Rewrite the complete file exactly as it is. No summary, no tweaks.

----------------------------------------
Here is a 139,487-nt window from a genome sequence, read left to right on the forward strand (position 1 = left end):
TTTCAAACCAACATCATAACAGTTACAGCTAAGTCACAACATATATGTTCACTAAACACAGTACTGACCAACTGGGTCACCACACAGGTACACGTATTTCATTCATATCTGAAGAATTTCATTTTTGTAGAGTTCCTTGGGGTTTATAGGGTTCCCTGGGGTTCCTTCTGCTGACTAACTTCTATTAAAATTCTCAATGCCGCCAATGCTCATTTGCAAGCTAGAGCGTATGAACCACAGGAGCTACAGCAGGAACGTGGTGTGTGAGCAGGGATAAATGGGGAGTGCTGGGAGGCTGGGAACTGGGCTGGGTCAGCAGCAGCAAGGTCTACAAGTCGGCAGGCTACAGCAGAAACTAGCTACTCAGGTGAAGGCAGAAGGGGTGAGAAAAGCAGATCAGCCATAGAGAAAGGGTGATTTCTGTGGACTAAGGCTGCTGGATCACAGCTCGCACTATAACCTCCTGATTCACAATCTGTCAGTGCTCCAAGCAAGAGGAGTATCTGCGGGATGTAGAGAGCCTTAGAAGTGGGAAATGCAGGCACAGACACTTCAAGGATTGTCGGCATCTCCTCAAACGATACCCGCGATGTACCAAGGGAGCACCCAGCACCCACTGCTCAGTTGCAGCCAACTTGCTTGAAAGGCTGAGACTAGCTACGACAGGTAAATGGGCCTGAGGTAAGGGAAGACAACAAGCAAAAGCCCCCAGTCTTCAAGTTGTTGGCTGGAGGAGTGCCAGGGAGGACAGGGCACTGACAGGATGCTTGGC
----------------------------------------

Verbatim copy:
Here is a 139,487-nt window from a genome sequence, read left to right on the forward strand (position 1 = left end):
TTTCAAACCAACATCATAACAGTTACAGCTAAGTCACAACATATATGTTCACTAAACACAGTACTGACCAACTGGGTCACCACACAGGTACACGTATTTCATTCATATCTGAAGAATTTCATTTTTGTAGAGTTCCTTGGGGTTTATAGGGTTCCCTGGGGTTCCTTCTGCTGACTAACTTCTATTAAAATTCTCAATGCCGCCAATGCTCATTTGCAAGCTAGAGCGTATGAACCACAGGAGCTACAGCAGGAACGTGGTGTGTGAGCAGGGATAAATGGGGAGTGCTGGGAGGCTGGGAACTGGGCTGGGTCAGCAGCAGCAAGGTCTACAAGTCGGCAGGCTACAGCAGAAACTAGCTACTCAGGTGAAGGCAGAAGGGGTGAGAAAAGCAGATCAGCCATAGAGAAAGGGTGATTTCTGTGGACTAAGGCTGCTGGATCACAGCTCGCACTATAACCTCCTGATTCACAATCTGTCAGTGCTCCAAGCAAGAGGAGTATCTGCGGGATGTAGAGAGCCTTAGAAGTGGGAAATGCAGGCACAGACACTTCAAGGATTGTCGGCATCTCCTCAAACGATACCCGCGATGTACCAAGGGAGCACCCAGCACCCACTGCTCAGTTGCAGCCAACTTGCTTGAAAGGCTGAGACTAGCTACGACAGGTAAATGGGCCTGAGGTAAGGGAAGACAACAAGCAAAAGCCCCCAGTCTTCAAGTTGTTGGCTGGAGGAGTGCCAGGGAGGACAGGGCACTGACAGGATGCTTGGC